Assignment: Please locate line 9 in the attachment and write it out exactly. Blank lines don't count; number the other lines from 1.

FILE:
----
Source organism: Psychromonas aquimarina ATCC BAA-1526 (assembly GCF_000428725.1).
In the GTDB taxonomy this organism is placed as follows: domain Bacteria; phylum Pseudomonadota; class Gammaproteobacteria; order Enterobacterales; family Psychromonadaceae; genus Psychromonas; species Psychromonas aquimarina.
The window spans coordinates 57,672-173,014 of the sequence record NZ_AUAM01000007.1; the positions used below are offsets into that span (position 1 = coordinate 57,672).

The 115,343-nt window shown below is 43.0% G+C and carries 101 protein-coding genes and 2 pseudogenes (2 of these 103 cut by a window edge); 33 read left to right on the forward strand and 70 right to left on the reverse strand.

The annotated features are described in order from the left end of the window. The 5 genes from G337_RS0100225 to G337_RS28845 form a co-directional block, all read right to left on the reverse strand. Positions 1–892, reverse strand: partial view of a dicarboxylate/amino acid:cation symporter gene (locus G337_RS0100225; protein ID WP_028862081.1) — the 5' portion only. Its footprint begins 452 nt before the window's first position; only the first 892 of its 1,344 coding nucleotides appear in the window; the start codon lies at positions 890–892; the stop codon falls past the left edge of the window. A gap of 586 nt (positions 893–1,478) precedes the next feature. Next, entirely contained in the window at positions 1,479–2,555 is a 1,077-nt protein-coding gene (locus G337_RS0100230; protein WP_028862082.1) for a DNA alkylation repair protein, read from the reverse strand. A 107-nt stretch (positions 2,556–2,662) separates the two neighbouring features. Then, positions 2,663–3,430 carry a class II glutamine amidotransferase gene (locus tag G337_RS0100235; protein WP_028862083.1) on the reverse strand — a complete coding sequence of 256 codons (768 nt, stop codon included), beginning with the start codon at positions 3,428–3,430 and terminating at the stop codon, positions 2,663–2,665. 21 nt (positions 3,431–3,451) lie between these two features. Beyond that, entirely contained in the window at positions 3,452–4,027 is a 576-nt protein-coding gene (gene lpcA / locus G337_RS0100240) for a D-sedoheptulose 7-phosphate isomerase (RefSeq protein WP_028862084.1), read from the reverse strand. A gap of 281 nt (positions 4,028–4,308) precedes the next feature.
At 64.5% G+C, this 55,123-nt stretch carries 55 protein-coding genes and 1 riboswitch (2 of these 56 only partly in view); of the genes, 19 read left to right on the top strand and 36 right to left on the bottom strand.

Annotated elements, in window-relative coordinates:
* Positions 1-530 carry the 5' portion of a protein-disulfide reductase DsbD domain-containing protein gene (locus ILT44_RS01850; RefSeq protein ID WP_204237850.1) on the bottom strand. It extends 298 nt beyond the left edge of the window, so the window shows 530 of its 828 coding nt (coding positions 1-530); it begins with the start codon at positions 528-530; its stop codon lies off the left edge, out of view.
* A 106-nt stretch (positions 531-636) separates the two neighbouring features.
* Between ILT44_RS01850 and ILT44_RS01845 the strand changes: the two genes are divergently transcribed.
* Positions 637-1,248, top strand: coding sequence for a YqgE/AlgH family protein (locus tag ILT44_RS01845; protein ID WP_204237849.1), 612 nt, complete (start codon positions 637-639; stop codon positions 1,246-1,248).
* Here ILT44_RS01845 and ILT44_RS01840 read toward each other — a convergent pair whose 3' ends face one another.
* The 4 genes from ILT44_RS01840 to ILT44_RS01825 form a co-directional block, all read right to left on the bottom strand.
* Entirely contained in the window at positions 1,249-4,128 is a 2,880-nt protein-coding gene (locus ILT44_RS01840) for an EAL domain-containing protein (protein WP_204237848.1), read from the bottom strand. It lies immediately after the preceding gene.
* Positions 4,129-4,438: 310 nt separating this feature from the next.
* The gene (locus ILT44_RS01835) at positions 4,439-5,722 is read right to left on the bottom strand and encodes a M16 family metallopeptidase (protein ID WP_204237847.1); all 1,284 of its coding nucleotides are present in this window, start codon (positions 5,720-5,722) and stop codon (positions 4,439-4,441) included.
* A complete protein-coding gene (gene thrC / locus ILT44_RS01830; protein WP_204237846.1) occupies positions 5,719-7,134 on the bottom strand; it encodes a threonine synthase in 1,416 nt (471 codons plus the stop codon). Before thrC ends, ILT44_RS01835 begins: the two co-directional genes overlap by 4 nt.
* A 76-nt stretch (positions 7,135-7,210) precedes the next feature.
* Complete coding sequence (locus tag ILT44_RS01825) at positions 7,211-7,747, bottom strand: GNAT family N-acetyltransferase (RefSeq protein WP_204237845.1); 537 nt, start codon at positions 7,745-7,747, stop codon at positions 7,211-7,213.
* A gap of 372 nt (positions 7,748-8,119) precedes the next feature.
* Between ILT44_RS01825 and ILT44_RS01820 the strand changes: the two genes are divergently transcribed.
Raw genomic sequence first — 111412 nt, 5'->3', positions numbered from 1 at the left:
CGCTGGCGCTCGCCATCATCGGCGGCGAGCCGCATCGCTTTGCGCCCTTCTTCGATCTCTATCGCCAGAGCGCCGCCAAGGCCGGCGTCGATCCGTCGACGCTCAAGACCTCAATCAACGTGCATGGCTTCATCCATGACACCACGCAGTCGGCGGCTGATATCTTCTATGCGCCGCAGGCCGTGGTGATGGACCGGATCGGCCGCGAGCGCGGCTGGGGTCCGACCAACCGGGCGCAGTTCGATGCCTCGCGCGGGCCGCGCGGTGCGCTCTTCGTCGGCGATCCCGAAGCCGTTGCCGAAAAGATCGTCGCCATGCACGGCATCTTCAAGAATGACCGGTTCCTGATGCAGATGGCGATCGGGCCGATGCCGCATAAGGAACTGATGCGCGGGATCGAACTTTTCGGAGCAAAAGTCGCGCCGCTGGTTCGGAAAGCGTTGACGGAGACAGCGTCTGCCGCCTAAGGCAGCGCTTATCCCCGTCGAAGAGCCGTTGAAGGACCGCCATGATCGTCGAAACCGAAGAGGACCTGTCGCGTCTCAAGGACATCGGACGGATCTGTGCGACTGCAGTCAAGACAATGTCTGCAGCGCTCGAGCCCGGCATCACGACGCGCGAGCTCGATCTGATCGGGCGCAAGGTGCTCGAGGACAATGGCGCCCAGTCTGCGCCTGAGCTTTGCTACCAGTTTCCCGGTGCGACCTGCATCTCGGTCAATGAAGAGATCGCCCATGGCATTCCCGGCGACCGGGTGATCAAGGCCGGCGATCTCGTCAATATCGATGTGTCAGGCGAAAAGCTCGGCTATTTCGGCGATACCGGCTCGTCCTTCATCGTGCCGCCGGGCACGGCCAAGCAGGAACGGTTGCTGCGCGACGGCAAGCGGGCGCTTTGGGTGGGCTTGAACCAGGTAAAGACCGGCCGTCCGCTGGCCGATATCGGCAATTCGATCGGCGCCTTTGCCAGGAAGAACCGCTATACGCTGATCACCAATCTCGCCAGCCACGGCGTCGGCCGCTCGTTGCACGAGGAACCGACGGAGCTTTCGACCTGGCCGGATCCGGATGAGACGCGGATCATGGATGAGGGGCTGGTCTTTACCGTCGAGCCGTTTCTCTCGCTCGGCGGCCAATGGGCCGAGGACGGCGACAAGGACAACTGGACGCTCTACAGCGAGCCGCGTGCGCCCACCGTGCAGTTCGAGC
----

* A 106-nt stretch (positions 531-636) separates the two neighbouring features.